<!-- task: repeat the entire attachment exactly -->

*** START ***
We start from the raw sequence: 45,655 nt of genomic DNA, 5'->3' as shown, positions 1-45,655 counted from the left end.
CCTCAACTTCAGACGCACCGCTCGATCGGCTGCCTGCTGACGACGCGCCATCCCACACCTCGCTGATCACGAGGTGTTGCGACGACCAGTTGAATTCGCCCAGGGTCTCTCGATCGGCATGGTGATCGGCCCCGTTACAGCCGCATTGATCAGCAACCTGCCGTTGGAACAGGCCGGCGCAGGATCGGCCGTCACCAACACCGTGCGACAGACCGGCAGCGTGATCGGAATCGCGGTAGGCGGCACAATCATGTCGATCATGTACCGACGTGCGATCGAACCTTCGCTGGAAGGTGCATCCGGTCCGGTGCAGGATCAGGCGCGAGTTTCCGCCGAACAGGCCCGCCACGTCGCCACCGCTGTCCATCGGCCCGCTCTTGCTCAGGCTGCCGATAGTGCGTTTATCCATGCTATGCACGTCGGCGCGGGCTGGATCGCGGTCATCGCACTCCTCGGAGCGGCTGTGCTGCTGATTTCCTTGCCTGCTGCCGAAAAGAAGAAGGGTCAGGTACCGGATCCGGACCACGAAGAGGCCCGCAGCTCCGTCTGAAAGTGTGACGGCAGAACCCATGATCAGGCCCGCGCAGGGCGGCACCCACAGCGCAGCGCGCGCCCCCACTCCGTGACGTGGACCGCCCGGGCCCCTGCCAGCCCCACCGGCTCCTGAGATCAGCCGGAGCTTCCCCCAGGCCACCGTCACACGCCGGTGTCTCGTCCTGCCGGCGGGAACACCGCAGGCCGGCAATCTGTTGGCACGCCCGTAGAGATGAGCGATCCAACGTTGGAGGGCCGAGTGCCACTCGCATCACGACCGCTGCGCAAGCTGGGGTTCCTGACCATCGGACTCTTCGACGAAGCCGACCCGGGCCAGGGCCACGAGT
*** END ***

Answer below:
We start from the raw sequence: 45,655 nt of genomic DNA, 5'->3' as shown, positions 1-45,655 counted from the left end.
CCTCAACTTCAGACGCACCGCTCGATCGGCTGCCTGCTGACGACGCGCCATCCCACACCTCGCTGATCACGAGGTGTTGCGACGACCAGTTGAATTCGCCCAGGGTCTCTCGATCGGCATGGTGATCGGCCCCGTTACAGCCGCATTGATCAGCAACCTGCCGTTGGAACAGGCCGGCGCAGGATCGGCCGTCACCAACACCGTGCGACAGACCGGCAGCGTGATCGGAATCGCGGTAGGCGGCACAATCATGTCGATCATGTACCGACGTGCGATCGAACCTTCGCTGGAAGGTGCATCCGGTCCGGTGCAGGATCAGGCGCGAGTTTCCGCCGAACAGGCCCGCCACGTCGCCACCGCTGTCCATCGGCCCGCTCTTGCTCAGGCTGCCGATAGTGCGTTTATCCATGCTATGCACGTCGGCGCGGGCTGGATCGCGGTCATCGCACTCCTCGGAGCGGCTGTGCTGCTGATTTCCTTGCCTGCTGCCGAAAAGAAGAAGGGTCAGGTACCGGATCCGGACCACGAAGAGGCCCGCAGCTCCGTCTGAAAGTGTGACGGCAGAACCCATGATCAGGCCCGCGCAGGGCGGCACCCACAGCGCAGCGCGCGCCCCCACTCCGTGACGTGGACCGCCCGGGCCCCTGCCAGCCCCACCGGCTCCTGAGATCAGCCGGAGCTTCCCCCAGGCCACCGTCACACGCCGGTGTCTCGTCCTGCCGGCGGGAACACCGCAGGCCGGCAATCTGTTGGCACGCCCGTAGAGATGAGCGATCCAACGTTGGAGGGCCGAGTGCCACTCGCATCACGACCGCTGCGCAAGCTGGGGTTCCTGACCATCGGACTCTTCGACGAAGCCGACCCGGGCCAGGGCCACGAGT